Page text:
From here Jeane moved on to training, and provided a list of trainers who teach remote viewing to newcomers.  Training is the part I find interesting, because it is the corner of this world which most clearly pings as a potential area of concern to me and a number of conversations I've had during the course of the day have confirmed there are wildly varying opinions in the world of RV as to how much training is truly required.  In John Herlosky's book "A Sorcerer's Apprentice:  A Skeptic's Journey Into the CIA's Project Star Gate", the author describes receiving a thousand of hours of instruction from former Star Gate member David Morehouse; a process which I can only imagine cost many thousands of dollars given that most RV courses start at around $1000.  It is not that I believe Morehouse's teachings have no value - aside from the fact there are varied opinions about the man in the RV community, I know nothing about him - but I am suspicious of any enterprise, be it educational or otherwise, which requires turning over the equivalent of a month's rent.

Though Jeane seems to believe training is important, she places a high value on simple practice, as seen in this text from her handout:

If your goal is to consistently view an unknown photograph with accuracy, it does not take long at all.  A short instructional period usually under associative remote viewing training and you will be able to view a simple target with consistency.  There are lots of applications for this ARV skill.  This is a good and worthy use of remote viewing.

"But," Jeane cautioned, "this is not all RV does."

If your goal is to consistently and proficiently remote view any in-depth target from missing person, archaeology sites, military special ops, etc, then some serious time, effort, devotion, training, and most importantly, "practice" will be required.

According to Jeane this is not unusual and it can be baffling when neophytes approach the field expecting to be able to excel right out of the box.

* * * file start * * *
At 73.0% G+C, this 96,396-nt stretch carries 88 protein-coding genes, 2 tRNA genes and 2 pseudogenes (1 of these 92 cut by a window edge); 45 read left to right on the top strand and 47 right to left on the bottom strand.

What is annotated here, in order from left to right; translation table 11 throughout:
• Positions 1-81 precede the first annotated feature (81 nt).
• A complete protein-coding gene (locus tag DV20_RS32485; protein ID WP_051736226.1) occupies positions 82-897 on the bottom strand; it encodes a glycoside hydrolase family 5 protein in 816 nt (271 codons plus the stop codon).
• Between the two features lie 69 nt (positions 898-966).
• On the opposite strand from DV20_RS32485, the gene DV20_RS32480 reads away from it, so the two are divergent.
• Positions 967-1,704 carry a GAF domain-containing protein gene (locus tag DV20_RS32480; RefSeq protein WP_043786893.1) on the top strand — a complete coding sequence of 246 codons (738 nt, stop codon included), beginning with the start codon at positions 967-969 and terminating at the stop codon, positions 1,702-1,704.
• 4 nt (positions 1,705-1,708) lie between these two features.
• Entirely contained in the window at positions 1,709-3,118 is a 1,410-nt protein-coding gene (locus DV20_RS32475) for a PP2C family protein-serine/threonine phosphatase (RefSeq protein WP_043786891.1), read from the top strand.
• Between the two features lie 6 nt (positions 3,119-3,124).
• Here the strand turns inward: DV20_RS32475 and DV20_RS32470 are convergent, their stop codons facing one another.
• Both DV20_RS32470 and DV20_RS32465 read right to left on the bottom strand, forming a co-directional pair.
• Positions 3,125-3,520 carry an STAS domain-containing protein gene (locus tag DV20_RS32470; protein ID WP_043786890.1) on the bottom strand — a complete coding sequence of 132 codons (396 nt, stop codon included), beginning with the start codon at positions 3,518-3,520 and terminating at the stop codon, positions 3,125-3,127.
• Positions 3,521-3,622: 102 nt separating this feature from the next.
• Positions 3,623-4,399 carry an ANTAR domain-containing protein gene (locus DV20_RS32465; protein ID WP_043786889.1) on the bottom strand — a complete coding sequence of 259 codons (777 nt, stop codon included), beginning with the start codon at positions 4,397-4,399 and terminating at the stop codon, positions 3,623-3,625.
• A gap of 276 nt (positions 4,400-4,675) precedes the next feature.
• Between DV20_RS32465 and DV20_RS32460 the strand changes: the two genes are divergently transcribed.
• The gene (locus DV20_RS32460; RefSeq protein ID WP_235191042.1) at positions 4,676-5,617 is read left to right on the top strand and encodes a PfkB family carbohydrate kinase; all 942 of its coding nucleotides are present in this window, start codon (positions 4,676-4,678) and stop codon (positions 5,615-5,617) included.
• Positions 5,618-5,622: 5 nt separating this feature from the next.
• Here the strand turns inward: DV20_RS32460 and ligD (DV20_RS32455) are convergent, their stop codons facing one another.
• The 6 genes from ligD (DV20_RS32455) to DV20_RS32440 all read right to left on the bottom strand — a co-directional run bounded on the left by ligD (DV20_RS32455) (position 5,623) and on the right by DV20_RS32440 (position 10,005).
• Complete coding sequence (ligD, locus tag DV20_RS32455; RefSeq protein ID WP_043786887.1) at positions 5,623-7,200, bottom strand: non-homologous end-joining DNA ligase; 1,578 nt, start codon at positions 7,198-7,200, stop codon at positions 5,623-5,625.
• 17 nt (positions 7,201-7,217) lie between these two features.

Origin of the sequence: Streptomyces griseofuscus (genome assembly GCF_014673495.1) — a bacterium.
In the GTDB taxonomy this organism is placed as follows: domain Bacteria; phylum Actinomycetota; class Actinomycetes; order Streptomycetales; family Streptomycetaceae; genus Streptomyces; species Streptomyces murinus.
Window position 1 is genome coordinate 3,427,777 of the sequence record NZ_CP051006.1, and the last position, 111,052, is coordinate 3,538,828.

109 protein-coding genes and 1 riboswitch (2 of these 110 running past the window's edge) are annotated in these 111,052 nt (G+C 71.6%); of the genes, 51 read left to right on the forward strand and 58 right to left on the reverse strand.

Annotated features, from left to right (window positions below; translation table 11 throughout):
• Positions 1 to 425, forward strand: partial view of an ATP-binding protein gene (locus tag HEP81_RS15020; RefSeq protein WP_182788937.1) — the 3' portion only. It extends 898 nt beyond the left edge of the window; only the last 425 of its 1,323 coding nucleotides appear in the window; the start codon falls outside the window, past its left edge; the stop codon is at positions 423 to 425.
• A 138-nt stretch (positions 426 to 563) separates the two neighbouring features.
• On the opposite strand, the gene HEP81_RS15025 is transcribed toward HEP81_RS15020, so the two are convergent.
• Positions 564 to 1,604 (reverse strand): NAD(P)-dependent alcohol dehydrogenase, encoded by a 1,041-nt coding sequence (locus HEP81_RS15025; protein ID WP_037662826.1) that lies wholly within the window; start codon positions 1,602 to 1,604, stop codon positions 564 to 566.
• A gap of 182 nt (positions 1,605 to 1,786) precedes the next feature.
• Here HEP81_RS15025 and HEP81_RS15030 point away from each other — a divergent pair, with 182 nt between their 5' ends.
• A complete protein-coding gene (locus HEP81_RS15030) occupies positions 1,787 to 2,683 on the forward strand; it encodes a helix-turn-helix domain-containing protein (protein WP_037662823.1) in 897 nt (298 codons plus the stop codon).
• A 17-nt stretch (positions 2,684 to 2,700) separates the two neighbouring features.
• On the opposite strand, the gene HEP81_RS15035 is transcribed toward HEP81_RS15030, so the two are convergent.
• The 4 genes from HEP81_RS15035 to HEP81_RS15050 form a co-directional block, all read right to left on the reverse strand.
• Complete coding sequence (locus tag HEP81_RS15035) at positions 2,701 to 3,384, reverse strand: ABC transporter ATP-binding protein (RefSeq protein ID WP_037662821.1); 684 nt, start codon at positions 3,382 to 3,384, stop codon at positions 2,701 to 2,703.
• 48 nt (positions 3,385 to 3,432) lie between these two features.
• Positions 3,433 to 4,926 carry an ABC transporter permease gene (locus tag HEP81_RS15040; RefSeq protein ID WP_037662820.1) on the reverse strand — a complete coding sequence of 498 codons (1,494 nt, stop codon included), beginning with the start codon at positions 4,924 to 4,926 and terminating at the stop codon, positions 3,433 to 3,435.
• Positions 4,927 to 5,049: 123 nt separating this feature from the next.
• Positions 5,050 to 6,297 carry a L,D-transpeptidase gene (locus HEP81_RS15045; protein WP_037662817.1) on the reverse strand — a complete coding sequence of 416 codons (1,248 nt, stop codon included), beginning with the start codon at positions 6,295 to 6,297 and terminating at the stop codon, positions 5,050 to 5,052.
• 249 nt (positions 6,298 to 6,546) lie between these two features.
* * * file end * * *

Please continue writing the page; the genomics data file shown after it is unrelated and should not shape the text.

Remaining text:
"Were you able to do high level math equations when you popped out?" she asked, smiling.  "No.  Training is required."

Jeane closed out her presentation with a brief remote viewing exercise, giving the audience a set of random coordinates and 4-5 minutes to record their impressions of what they thought the location might be.  This author managed to fail spectacularly in capturing, through sketch or written details, any part of the location, revealed to be Snoopy Rock near Sedona, Arizona.  Some of my neighbors, however, were much more successful and I took great pains to hide my worksheet from them, while congratulating their efforts out loud and cursing them under my breath. 

According to Jeane, "experience is the best teacher", so maybe there's hope for me yet.  That said, I still can't do high level math equations either, so maybe I shouldn't hold my breath.

To learn more about Nancy C. Jeane, check out her personal site at www.NancyCJeane.wordpress.com

On a Clear Day:  New Orleans and the 2015 IRVA Conference

Part 1:  Traveling
Part 2:  Missing
Part 3:  Opening Remarks
Part 4: For Beginners
Part 5:  Remote Viewing and Missing Persons
Part 6:  Rubble
Part 7: The Principalities